Never Givin' Up
From his earliest days singing in the 1940s until his death in 2017, Al Jarreau defied categorization. One of the most distinguished and beloved musicians to come out of Wisconsin, he smashed music industry stereotypes as the first artist to win Grammy Awards in three genres: jazz, pop, and R&B. From his big pop hit, “We’re In This Love Together,” to the funky “Boogie Down,” to his celebrated versions of modern jazz classics like “Spain (I Can Recall),” Al’s songs convey his versatility and singular artistic vision.
Never Givin’ Up is the first book to chronicle Al Jarreau’s life and career, from humble beginnings in his hometown of Milwaukee to international fame. Growing up as the fifth child in a musical family, he developed what would become a lifelong belief in the healing power of music. He established himself as a working musician during his student years at Ripon College and the University of Iowa and, also, in nightspots in Milwaukee, the Twin Cities, San Francisco, and Los Angeles. After he was signed by Warner Bros. Records in 1975 at the age of 35, Al achieved stardom with his innovative vocal stylings and electric live performances.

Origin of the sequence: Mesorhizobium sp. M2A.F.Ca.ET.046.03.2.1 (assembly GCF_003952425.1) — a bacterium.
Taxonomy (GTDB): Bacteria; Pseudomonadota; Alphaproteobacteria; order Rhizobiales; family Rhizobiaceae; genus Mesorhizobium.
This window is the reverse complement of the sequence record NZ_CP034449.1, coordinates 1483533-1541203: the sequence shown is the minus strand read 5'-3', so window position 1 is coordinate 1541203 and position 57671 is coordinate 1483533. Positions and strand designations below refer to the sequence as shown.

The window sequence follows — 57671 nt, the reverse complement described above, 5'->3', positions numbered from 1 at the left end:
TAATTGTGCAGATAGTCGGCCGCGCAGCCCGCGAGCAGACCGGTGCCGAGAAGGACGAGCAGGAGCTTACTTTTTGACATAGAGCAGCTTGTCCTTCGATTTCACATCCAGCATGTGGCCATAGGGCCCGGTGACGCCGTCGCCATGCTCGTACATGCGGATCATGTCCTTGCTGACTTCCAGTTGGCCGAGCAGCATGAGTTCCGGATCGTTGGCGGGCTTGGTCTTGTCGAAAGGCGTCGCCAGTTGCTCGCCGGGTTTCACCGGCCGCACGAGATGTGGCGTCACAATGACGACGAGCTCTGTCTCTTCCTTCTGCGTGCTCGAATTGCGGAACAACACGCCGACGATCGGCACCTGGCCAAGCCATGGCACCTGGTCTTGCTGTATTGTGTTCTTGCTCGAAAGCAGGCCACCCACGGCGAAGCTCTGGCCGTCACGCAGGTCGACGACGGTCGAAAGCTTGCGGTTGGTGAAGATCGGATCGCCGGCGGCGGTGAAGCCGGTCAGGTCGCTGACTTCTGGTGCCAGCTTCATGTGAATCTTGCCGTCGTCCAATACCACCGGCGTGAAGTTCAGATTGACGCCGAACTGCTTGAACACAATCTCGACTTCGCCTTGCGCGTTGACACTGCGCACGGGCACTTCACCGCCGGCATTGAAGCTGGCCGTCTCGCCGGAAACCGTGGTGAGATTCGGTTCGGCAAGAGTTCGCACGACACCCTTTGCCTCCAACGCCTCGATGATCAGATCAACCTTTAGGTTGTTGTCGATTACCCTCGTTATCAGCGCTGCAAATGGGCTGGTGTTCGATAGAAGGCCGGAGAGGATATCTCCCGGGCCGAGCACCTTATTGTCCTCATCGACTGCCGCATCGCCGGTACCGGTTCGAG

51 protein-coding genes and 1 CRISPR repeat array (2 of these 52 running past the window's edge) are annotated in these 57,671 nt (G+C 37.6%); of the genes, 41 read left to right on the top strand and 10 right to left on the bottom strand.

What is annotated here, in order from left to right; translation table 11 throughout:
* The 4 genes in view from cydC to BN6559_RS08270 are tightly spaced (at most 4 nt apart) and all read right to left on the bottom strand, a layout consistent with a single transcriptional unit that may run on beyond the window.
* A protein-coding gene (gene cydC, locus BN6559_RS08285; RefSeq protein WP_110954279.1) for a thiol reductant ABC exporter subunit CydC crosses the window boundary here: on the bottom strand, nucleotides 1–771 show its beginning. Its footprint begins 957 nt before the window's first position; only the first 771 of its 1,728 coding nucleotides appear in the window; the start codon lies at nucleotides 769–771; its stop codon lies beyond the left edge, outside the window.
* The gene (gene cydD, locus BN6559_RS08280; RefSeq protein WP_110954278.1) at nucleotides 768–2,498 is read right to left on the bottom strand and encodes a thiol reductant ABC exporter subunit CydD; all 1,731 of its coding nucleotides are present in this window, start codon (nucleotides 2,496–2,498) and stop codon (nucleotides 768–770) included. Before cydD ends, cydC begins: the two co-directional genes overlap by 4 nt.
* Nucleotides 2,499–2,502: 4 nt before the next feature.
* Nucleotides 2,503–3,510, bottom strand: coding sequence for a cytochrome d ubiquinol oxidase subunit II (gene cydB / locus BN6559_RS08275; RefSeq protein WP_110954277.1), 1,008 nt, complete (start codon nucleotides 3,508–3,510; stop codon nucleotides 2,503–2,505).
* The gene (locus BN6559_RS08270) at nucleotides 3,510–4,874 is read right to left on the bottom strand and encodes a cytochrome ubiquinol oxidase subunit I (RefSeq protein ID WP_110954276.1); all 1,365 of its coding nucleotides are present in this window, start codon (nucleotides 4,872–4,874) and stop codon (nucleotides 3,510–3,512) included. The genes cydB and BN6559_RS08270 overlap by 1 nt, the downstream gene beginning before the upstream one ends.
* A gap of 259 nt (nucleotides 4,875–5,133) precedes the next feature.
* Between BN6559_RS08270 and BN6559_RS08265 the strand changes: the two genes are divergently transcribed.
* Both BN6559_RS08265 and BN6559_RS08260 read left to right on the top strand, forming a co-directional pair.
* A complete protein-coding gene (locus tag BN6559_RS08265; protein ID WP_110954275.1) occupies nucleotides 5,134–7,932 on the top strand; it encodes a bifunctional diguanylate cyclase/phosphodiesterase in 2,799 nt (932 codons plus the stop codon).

Author Kurt Dietrich conducted interviews with dozens of Al’s friends, fellow musicians, professional associates, and family members to create this biography full of behind-the-scenes stories about the making of the man and the music. Featuring images spanning Al’s life, from family snapshots to stills from his legendary stage performances, Never Givin’ Up celebrates a Milwaukee hometown hero and global sensation.
Kurt Dietrich is Professor Emeritus of Music at Ripon College, where he was Barbara Baldwin DeFrees Chair in the Performing Arts. He has written many articles and three books on jazz, including Wisconsin Riffs: Jazz Profiles from the Heartland from the Wisconsin Historical Society Press. He earned degrees from Lawrence University, Northwestern University, and the University of Wisconsin–Madison. He plays trombone with various groups around Wisconsin.